And secondly, this officer is going to have to justify this shot. I mean, this is a densely populated area. It is the middle of the day. Children are probably outside playing. So Mr. Brown, there is no evidence that Mr. Brown was creating a forcible felony or any threat to the public so why was there is a necessity to jeopardize the state and the public with 11 shots in the densely populated area, in the middle of the street in the middle of the day? I have significant issues with this the shooting. LEMON: I want to bring in Lopa in. Lopa, because initially I was

told by people here that there were many more witnesses, possibly recordings and people were afraid to come forward because they didn't want to deal with police and they didn't want the media spotlight. Now one of these cases happening now and your client is coming forward.

BLUMENTHAL: Yes. Basically, the only reason he didn't come forward earlier other than the safety concerns we discussed is because I think unless you're an attorney like your guests, perhaps you don't understand the import of the pause and what was heard and he though, you know, there is really nothing here. And until I heard it and I brought to it his attention that it is extremely important that this is put into the right hands and people can hear it can who make a determination based on it. That is the only reason it wasn't brought out earlier.

Matt, can there be another explanation for that pause?

FOGG: Well, I don't know. I mean, it is hard to say. When I listen to the tape, it is hard to say. I can't see any other explanation being -- it was a pause. Now, what was going through the officer's mind? I will say this. Once you start firing, you get off a lot of rounds in two to three seconds. I mean, that's quick. And normally when you're firing weapon and you feel like your life is in danger, you are going to automatically squeeze them off. That's (INAUDIBLE) what happened. So the number of shots, I'm not certain about that -- I mean, what was going through his mind.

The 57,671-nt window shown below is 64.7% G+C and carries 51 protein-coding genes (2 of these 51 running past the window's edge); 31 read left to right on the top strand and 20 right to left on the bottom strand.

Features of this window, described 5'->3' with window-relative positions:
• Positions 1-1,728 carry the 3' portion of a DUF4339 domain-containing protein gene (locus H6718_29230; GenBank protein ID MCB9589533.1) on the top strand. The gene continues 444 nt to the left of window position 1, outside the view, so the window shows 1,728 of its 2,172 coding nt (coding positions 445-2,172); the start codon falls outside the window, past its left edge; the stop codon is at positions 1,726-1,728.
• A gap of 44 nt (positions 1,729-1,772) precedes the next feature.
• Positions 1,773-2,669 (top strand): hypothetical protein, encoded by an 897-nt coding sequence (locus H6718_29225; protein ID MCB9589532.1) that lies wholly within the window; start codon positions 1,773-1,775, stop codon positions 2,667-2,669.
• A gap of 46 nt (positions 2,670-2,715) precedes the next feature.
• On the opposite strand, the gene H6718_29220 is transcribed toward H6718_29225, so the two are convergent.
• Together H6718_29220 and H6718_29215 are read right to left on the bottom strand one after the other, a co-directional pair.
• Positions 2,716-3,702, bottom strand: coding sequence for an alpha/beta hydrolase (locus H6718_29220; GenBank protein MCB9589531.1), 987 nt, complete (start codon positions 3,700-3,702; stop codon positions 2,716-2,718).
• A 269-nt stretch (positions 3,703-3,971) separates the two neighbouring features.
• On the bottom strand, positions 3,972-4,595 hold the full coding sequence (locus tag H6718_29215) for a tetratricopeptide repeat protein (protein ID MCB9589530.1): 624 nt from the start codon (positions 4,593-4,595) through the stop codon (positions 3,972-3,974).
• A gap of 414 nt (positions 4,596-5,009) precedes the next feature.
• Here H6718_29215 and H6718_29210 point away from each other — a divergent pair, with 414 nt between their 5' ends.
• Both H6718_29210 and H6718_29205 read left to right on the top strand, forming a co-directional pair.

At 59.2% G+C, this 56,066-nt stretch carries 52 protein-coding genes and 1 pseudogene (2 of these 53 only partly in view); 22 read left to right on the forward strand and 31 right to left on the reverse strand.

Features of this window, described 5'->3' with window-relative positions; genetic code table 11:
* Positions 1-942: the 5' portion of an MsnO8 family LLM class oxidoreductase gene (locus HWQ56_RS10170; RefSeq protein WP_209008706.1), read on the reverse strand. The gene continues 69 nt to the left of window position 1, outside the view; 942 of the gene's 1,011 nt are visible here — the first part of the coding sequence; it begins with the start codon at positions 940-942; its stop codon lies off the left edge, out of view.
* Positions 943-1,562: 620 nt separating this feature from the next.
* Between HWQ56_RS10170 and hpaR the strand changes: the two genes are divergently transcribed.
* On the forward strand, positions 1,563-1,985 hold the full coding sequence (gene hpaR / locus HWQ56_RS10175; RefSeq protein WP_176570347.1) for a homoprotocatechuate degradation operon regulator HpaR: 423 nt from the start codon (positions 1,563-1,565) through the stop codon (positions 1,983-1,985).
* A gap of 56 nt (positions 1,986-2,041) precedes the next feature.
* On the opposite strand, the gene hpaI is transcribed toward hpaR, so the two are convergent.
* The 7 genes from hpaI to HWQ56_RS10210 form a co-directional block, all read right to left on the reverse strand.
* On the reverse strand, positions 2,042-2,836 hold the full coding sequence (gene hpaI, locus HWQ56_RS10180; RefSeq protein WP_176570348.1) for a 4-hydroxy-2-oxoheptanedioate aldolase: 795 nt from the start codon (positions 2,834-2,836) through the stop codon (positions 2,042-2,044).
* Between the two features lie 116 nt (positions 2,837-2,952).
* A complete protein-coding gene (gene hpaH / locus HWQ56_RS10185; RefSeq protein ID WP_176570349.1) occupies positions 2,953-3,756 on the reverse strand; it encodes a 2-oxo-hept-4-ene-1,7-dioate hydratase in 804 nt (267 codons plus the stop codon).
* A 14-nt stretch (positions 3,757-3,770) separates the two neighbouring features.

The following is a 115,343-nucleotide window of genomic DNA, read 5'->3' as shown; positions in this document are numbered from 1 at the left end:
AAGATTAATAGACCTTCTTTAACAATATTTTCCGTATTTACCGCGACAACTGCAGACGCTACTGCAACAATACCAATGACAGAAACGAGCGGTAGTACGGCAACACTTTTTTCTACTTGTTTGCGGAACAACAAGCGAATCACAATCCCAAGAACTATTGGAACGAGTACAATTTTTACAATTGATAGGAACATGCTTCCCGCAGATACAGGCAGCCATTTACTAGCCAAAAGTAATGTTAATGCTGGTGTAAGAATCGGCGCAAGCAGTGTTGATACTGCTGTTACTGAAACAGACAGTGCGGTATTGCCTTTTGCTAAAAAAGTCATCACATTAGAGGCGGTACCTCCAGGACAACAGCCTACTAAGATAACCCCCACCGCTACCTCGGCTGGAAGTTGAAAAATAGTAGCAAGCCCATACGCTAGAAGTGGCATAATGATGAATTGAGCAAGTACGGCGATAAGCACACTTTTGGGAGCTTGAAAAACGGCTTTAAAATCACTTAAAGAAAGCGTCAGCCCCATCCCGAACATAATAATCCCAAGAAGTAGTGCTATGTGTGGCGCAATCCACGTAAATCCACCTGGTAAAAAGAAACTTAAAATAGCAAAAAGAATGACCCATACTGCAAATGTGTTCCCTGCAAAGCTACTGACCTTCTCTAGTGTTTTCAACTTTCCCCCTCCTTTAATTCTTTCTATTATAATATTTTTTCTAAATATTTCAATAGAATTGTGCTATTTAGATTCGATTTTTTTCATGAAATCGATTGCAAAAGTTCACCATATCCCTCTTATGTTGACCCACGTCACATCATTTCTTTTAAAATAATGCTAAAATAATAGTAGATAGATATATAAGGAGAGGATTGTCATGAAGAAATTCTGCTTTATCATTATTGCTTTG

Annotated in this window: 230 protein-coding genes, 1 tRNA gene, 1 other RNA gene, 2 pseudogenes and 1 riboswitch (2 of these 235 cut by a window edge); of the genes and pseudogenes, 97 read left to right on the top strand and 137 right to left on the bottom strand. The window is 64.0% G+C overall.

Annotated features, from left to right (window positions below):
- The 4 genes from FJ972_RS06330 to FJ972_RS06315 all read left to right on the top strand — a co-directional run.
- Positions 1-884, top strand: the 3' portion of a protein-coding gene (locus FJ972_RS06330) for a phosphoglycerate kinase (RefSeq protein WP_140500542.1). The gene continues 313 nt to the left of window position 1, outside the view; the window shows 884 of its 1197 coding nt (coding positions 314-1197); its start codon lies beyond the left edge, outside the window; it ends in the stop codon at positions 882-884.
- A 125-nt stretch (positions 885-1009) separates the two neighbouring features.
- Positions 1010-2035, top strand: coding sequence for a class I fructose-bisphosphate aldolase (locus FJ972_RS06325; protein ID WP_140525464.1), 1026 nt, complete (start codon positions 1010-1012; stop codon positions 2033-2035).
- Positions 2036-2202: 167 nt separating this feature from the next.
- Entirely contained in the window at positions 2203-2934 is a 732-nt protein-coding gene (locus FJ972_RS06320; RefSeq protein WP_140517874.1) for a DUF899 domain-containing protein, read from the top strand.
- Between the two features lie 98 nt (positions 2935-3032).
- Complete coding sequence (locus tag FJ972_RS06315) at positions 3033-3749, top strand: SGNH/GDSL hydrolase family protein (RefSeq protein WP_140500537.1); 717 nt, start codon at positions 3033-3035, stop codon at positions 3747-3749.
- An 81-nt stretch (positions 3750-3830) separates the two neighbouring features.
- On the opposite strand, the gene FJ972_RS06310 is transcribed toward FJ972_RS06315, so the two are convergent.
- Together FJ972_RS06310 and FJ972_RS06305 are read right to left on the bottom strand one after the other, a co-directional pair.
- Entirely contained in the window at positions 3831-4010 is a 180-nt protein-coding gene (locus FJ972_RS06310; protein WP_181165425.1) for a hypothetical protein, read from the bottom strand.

OK. I want everyone to listen very closely, to listen very closely. I'm going to plate again. Listen to shots, a pause and then a succession of shots again. And I want to tell our viewers, this man was on, having a video chat with a friend. Something people do every single day. He is in the middle of a video chat and inadvertently records this. Listen.


UNIDENTIFIED MALE: You are pretty. You're so fine. Just going over some of your videos. How could I forget?


LEMON: Van Jones? This tape will be analyzed over and over and over again. And my question is, are there other possible recordings out there, audio or video, this one just surfacing.

JONES: Well, there really could be. Of course it is an unusual situation, the guy happens to hit record at exactly the right time. And of course, to be fair, there could be other explanations for that pause if we want to be fair here. Maybe the officer will say I fired and he kept advancing so I fired again.

But it does do is it locks in a certain time frame, it locked in a certain number of shots. Not just the shots that hit him but the shots that obviously missed. Now you have a much tighter narrative framework that both sides are going to have to figure out some way to deal with.

This is a huge development. I mean, literally we were talking an hour ago about the fact that we don't have any audio, we don't have any video, makes it highly unlikely the police officer will get off. Now, suddenly this appears. This is a huge development, a huge deal.

LEMON: If it is indeed the recording, Matthew Fogg, why are you shaking your head in agreement?